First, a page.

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Theoretical Bugs With No Impact Don’t Get Paid — Here’s Why

As a whitehat, it’s easy to want to submit as many bugs as possible to a project — especially projects on Immunefi, because the bounties are so large. The largest in the world, in fact.

But at the same time, it’s important to have correct expectations about which submissions will be paid and which won’t be. Before submitting a bug, always carefully check the project’s bug bounty page on Immunefi to check which assets and impacts are in scope. Each project is unique in its requirements and expectations. Following those requirements and expectations is how you win.

Aside from checking whether the bug you’re submitting is in scope, there’s one other thing you need to do: make sure the bug is not a purely theoretical one.

Whitehats sometimes submit theoretical bugs and become disappointed when projects don’t pay out, so in this article, we’re going to focus on the category of theoretical bugs and why they are out of scope by default, so you can spend your time hunting more effectively.

Theoretical bugs, defined as attacks that are either impossible or non-profitable to execute, are out of scope by default and there is no expectation for a project to reward them.

In other words, in a theoretical attack, all planets would have to align for it to be successful. And as we know, planets only align in the movies.

Sometimes, a project may decide to reward them, but they are not at all obligated to do so. So, it’s important to have manage your own expectations. If you decide to submit a theoretical bug, your default expectation should be that the project is not going to pay.

What’s an example of a theoretical submission?

Here are some cases of bugs that count as theoretical submissions and are therefore not in scope:

  • A bug that requires $1 trillion USDC to exist, in order for an attack to be successful. This amount of USDC does not exist and is not likely to exist for a very, very long time, if ever. This is a theoretical submission because it is not possible as an attack at present.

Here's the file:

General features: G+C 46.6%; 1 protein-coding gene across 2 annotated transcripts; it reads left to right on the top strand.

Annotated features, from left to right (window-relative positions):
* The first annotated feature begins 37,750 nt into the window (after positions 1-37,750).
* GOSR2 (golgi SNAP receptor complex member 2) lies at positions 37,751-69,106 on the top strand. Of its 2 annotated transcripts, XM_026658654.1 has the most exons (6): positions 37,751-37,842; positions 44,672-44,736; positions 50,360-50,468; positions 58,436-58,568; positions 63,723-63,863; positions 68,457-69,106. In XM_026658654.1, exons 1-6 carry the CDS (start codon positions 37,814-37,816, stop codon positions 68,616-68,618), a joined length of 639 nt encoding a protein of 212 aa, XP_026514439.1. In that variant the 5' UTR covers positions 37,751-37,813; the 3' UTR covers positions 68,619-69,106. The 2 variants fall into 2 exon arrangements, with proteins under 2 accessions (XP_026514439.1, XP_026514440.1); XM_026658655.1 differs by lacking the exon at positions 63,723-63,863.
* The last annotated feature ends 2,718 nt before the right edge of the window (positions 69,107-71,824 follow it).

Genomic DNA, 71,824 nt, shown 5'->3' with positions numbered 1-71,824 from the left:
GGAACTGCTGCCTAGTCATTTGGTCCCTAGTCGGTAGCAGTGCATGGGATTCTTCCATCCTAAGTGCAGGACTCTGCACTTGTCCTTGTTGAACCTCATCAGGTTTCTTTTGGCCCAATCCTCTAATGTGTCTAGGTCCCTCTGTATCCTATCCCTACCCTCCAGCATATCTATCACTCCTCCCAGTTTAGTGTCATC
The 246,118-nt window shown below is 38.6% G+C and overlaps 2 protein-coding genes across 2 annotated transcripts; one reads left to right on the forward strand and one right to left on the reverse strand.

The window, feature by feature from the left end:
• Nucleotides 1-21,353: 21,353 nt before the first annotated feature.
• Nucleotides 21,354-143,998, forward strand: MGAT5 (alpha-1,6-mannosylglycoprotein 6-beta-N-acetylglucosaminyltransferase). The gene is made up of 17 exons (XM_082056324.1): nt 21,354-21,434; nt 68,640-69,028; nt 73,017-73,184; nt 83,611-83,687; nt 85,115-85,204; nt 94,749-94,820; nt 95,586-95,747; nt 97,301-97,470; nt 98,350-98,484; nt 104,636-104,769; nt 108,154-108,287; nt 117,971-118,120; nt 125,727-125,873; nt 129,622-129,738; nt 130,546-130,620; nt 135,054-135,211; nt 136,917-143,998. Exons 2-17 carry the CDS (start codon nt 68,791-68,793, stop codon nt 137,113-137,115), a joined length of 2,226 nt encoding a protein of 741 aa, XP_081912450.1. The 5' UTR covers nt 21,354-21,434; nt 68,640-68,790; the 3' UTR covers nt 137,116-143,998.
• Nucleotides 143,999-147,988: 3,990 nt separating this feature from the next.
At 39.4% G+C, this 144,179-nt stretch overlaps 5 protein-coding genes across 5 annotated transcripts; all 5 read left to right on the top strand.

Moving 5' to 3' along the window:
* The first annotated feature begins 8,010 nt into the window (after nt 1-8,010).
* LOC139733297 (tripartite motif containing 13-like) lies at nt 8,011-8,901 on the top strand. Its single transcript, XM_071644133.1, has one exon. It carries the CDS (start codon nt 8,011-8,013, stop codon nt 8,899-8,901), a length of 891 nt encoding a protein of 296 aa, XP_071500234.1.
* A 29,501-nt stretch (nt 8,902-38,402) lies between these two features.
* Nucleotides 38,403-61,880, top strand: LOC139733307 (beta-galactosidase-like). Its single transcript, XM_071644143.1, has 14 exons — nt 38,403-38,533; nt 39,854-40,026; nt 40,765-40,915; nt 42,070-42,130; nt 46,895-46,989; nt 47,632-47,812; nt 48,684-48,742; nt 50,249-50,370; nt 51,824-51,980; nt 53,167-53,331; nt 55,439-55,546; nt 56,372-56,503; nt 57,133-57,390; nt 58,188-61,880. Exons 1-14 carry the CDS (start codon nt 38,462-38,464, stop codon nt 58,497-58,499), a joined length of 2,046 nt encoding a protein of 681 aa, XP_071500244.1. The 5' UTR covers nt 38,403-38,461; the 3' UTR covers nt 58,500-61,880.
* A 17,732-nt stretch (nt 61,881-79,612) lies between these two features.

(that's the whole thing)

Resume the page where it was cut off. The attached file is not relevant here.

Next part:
• A bug where $1,000 could be stolen, but $100,000 has to be paid in fees first. This is a theoretical submission, as defined above, because it is not profitable. No attacker would execute this attack in the wild and therefore is out of scope.
  • A bug that requires a 51% attack
  • Any bug that may be exploitable in the future under various conditions, but isn’t exploitable now

We’re writing this article because your time is valuable, and we want you to spend it effectively and efficiently in hunting for bug bounties. If you follow this advice, you’ll be one step closer to claiming a big bug bounty on Immunefi and letting the world know just how skilled you are.

🔒 For more guides on how to secure smart contracts, analysis of past hacks, and information on the latest bounties, make sure you follow us on Twitter and join our whitehat Discord community.

P.S. Hackers subscribed to our newsletter are 35.8% more likely to earn a bug bounty. Click here to sign up.




Immunefi is the premier bug bounty platform for smart contracts and DeFi projects, where security researchers review code, disclose vulnerabilities, get paid, and make crypto safer. Immunefi removes security risk through bug bounties and comprehensive security services.

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Immunefi is the premier bug bounty platform for smart contracts, where hackers review code, disclose vulnerabilities, get paid, and make crypto safer.

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